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a frog the size of texas

August 29th, 2007

05:16 pm

For a more thorough report of the Koyasan trip, go see rachelmanija's post here.

Short version: long trip to get there involving several changes of train, including one three-minute connection and one trip by 'cablecar' (funicular railway) up the side of an almost-vertical mountain.

The monk that checked us in at the temple was dressed in sweatpants and a T-shirt, and chattered away in Japanese to Rachel, who understood some of it. There was confusion over her name - it took a while to convince him she was Rachel and not someone named Katherine - and over our dinner reservations, and as we arrived late we ate a cold meal - which was still most excellent - by ourselves instead of with everyone else. Which actually made it that much mroe awesome.

Our room was great and the view into the gardens from the room was too. Photos to arrive in a couple of weeks after I get home. The temple was backe dup to an almost-vertical mountain coveredn in brilliant green trees.

The manga about Buddha's life in the room starred Doraemon. This seemed somehow significant.

Breakfast was great, too, although the abbot chided us for sleeping through services that morning. :) We poked around the old graveyard at Koyasan and Rachel was eaten alive by mosquitos, none of which bit me even though we weere surrounded by a cloud of them. I got chased by bees a lot, though.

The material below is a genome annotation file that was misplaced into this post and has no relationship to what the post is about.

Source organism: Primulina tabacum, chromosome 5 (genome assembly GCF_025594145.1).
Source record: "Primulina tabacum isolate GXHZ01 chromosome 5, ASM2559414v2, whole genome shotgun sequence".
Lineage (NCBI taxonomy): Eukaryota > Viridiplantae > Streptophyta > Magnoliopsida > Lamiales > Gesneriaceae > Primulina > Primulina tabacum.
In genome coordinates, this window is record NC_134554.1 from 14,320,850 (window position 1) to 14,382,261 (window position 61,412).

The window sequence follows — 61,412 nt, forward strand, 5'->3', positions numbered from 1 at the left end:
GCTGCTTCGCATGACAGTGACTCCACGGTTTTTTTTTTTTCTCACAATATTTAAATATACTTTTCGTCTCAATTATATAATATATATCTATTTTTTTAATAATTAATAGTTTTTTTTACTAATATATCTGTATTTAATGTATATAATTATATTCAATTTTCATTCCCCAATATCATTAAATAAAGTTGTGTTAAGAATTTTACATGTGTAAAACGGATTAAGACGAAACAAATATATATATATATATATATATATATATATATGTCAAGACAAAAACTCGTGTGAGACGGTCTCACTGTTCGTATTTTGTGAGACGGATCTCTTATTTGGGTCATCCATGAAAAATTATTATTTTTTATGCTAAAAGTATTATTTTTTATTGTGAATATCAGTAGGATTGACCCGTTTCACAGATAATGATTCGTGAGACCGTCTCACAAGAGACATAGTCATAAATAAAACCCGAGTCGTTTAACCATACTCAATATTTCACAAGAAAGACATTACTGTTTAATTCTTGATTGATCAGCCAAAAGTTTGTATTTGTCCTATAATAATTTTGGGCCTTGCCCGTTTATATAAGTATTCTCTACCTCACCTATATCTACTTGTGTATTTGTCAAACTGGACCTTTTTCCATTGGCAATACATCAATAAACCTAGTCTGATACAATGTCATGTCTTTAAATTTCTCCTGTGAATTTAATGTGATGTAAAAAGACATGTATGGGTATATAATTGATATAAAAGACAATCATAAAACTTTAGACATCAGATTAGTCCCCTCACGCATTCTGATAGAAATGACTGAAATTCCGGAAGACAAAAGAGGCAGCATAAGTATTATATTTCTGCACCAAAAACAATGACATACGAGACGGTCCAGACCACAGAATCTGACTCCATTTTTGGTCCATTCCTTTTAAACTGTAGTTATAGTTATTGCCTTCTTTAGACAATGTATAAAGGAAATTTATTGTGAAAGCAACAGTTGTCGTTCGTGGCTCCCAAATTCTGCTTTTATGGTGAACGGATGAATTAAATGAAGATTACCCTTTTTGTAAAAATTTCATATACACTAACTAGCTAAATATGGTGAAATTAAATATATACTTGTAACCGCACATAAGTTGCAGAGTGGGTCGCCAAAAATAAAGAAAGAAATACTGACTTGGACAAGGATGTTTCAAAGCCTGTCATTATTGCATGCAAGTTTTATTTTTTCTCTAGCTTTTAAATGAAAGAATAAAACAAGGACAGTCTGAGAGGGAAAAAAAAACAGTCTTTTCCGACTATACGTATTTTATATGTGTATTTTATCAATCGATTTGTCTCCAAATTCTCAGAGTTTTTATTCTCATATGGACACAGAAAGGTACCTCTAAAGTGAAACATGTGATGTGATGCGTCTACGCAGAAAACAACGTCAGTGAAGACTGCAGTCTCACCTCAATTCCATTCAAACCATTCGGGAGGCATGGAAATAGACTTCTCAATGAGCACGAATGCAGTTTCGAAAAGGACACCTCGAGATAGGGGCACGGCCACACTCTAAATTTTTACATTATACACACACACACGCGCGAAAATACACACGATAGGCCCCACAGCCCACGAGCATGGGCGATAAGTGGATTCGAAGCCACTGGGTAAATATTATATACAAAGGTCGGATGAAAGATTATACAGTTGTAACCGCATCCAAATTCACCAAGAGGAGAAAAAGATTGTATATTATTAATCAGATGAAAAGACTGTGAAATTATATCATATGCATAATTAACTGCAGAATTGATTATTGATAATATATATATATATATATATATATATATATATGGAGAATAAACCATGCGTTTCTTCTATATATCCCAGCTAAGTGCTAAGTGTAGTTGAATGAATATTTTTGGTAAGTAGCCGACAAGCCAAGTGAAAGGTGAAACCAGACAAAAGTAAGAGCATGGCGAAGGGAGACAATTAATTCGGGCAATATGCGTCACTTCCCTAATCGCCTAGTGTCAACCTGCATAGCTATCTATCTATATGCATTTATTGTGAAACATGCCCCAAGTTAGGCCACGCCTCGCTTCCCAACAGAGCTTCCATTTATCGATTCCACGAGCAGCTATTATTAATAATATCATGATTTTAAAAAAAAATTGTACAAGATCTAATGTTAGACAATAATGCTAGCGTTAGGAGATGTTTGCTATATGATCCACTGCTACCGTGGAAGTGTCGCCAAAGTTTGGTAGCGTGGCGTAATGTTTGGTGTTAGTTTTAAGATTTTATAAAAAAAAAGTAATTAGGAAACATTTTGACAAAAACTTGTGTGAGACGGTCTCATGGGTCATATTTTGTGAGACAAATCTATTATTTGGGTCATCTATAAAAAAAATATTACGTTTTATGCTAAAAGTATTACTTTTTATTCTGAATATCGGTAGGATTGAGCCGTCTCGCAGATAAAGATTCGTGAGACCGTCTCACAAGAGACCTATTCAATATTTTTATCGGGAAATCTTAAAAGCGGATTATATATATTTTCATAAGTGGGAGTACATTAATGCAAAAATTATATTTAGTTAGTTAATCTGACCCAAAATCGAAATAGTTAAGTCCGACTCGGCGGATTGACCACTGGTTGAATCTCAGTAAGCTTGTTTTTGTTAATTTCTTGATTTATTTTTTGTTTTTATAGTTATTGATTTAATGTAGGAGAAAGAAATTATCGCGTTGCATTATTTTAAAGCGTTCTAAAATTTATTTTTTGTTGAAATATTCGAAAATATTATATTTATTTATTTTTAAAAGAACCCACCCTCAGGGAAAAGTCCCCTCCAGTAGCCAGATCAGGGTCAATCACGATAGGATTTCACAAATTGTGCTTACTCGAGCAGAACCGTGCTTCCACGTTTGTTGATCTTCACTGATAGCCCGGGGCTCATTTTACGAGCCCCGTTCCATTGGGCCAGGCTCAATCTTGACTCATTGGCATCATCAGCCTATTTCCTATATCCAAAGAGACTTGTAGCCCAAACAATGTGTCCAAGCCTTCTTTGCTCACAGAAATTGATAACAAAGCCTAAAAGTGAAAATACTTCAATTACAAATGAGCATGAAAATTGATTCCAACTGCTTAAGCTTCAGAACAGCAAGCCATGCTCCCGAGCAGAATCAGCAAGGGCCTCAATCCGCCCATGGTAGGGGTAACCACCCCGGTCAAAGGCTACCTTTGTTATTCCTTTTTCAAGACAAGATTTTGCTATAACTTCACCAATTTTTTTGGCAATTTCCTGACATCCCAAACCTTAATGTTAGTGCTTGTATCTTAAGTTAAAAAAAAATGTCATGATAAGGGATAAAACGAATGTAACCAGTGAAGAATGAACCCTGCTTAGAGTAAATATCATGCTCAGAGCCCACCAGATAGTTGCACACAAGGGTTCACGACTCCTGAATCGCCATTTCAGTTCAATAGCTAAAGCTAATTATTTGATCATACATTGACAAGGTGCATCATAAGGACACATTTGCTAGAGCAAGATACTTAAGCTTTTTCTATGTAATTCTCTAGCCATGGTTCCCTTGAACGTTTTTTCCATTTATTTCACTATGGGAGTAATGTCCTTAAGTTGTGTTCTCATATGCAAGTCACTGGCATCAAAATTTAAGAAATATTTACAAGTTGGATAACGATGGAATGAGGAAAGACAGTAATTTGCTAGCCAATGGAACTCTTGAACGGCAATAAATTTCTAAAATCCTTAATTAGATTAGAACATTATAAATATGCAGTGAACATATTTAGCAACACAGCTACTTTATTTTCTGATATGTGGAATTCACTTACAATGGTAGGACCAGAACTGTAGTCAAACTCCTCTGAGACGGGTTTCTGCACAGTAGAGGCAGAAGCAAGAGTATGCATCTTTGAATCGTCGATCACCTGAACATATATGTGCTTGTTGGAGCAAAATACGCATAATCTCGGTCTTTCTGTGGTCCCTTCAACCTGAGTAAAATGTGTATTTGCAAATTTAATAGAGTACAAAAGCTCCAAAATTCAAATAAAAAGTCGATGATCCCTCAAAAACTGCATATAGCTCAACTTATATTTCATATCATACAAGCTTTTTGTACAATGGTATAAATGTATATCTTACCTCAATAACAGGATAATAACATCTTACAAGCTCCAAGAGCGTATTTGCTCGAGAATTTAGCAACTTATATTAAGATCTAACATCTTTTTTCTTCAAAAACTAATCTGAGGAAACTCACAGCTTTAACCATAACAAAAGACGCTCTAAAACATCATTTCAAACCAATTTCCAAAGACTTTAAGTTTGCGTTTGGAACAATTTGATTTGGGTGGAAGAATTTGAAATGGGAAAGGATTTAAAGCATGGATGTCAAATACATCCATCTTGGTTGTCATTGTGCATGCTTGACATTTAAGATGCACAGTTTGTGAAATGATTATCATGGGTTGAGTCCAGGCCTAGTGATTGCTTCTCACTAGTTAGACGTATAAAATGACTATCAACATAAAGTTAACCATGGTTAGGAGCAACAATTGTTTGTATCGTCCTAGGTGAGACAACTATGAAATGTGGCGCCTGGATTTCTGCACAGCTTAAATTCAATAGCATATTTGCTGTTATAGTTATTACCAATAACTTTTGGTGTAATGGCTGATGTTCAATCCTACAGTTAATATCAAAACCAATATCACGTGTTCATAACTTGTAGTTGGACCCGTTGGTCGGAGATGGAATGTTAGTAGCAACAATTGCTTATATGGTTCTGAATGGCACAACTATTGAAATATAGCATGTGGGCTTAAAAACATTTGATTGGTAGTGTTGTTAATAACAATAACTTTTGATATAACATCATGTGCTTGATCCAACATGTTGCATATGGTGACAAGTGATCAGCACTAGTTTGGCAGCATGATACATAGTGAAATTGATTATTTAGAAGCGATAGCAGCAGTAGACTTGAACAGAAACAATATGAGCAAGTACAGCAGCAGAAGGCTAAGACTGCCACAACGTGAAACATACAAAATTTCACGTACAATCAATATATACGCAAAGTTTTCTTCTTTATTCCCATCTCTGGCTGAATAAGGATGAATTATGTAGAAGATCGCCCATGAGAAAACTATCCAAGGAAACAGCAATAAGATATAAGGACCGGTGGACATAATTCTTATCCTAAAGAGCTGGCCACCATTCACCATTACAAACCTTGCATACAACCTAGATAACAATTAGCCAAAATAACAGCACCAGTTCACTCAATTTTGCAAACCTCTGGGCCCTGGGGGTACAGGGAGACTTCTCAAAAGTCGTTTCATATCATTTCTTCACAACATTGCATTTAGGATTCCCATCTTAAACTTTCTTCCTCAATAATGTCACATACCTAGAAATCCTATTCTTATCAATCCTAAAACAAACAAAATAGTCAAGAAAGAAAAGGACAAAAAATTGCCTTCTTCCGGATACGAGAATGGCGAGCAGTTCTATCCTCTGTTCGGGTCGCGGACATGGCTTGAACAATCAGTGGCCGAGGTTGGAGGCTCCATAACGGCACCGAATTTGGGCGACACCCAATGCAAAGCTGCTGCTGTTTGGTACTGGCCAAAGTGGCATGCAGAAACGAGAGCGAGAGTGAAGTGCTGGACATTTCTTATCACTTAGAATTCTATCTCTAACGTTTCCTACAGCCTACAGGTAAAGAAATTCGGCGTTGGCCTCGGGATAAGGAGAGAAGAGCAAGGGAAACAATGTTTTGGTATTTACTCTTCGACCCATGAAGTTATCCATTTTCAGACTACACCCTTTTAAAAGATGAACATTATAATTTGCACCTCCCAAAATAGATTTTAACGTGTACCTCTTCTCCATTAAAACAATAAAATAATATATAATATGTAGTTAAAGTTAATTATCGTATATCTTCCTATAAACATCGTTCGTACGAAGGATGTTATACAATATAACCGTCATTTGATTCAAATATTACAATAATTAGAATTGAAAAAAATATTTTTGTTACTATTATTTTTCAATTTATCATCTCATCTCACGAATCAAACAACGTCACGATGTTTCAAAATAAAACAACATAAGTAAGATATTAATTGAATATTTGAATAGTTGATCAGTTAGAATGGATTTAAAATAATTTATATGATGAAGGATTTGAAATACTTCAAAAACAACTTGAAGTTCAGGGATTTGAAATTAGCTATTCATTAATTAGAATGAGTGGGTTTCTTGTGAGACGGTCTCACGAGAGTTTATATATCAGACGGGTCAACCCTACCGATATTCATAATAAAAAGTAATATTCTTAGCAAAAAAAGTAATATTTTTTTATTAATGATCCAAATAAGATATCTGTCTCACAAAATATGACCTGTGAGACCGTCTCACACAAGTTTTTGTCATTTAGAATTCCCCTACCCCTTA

Lots of cool photos taken, including one of the rocketship gravestone. Will be posted, as usual, later.

That night was pickings from a conbini as we couldn:t find the one restaurant the monk assured us was there.

Long trip back to Tokyo, found Internet cafe, now about to croak from the smoke inside. Tomorrow Akihabara, finally. :)

In Tokyo everyone's on cellphones. In Koyasan, the only people we saw on cellphones were monks.

There's a joke Anthony Bourdain referred to on 'No Reservations' that says if people from Kyoto, Tokyo, and Osaka won the lottery, the Kyoto and Tokyo people wuld spend it all on shoes and clothes and the Osaka people would spend it all on food. We connected trhough Osaka and rode the subway thourgh the city from one station to the other and Osakans are defintiely less fashion-forward than Tokyoites, and they all seemed to be slightly more well-fed, too. :)

08:24 pm

rachelmanija just posted an account of our meals in Koyasan, in addition to her previous Koyasan report.

And comment! We feel lonely and unloved! :P
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